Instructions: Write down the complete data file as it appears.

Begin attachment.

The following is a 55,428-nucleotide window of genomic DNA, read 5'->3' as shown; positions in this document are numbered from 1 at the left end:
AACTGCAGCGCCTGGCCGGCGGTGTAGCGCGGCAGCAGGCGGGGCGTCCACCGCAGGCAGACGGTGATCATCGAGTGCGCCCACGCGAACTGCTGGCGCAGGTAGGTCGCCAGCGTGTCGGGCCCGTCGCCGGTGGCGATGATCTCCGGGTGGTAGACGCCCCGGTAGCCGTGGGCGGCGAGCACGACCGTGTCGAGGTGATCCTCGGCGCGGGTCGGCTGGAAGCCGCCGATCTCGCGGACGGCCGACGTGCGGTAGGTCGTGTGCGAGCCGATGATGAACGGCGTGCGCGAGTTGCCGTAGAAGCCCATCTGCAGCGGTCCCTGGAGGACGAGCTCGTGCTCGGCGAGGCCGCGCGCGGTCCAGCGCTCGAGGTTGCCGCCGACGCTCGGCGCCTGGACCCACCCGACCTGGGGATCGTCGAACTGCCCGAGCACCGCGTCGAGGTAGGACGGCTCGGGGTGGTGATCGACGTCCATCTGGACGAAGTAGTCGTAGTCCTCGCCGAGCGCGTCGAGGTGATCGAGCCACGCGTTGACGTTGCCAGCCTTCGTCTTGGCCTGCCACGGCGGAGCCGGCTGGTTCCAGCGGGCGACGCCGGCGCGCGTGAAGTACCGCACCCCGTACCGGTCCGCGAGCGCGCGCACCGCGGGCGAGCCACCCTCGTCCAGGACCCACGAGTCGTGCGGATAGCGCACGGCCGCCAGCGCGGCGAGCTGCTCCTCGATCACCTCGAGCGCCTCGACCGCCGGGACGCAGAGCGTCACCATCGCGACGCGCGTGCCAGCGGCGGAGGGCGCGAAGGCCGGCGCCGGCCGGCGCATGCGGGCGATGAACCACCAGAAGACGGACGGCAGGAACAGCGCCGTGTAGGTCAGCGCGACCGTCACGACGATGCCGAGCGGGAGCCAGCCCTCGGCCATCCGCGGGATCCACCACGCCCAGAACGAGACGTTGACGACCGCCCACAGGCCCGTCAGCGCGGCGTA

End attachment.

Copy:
The following is a 55,428-nucleotide window of genomic DNA, read 5'->3' as shown; positions in this document are numbered from 1 at the left end:
AACTGCAGCGCCTGGCCGGCGGTGTAGCGCGGCAGCAGGCGGGGCGTCCACCGCAGGCAGACGGTGATCATCGAGTGCGCCCACGCGAACTGCTGGCGCAGGTAGGTCGCCAGCGTGTCGGGCCCGTCGCCGGTGGCGATGATCTCCGGGTGGTAGACGCCCCGGTAGCCGTGGGCGGCGAGCACGACCGTGTCGAGGTGATCCTCGGCGCGGGTCGGCTGGAAGCCGCCGATCTCGCGGACGGCCGACGTGCGGTAGGTCGTGTGCGAGCCGATGATGAACGGCGTGCGCGAGTTGCCGTAGAAGCCCATCTGCAGCGGTCCCTGGAGGACGAGCTCGTGCTCGGCGAGGCCGCGCGCGGTCCAGCGCTCGAGGTTGCCGCCGACGCTCGGCGCCTGGACCCACCCGACCTGGGGATCGTCGAACTGCCCGAGCACCGCGTCGAGGTAGGACGGCTCGGGGTGGTGATCGACGTCCATCTGGACGAAGTAGTCGTAGTCCTCGCCGAGCGCGTCGAGGTGATCGAGCCACGCGTTGACGTTGCCAGCCTTCGTCTTGGCCTGCCACGGCGGAGCCGGCTGGTTCCAGCGGGCGACGCCGGCGCGCGTGAAGTACCGCACCCCGTACCGGTCCGCGAGCGCGCGCACCGCGGGCGAGCCACCCTCGTCCAGGACCCACGAGTCGTGCGGATAGCGCACGGCCGCCAGCGCGGCGAGCTGCTCCTCGATCACCTCGAGCGCCTCGACCGCCGGGACGCAGAGCGTCACCATCGCGACGCGCGTGCCAGCGGCGGAGGGCGCGAAGGCCGGCGCCGGCCGGCGCATGCGGGCGATGAACCACCAGAAGACGGACGGCAGGAACAGCGCCGTGTAGGTCAGCGCGACCGTCACGACGATGCCGAGCGGGAGCCAGCCCTCGGCCATCCGCGGGATCCACCACGCCCAGAACGAGACGTTGACGACCGCCCACAGGCCCGTCAGCGCGGCGTA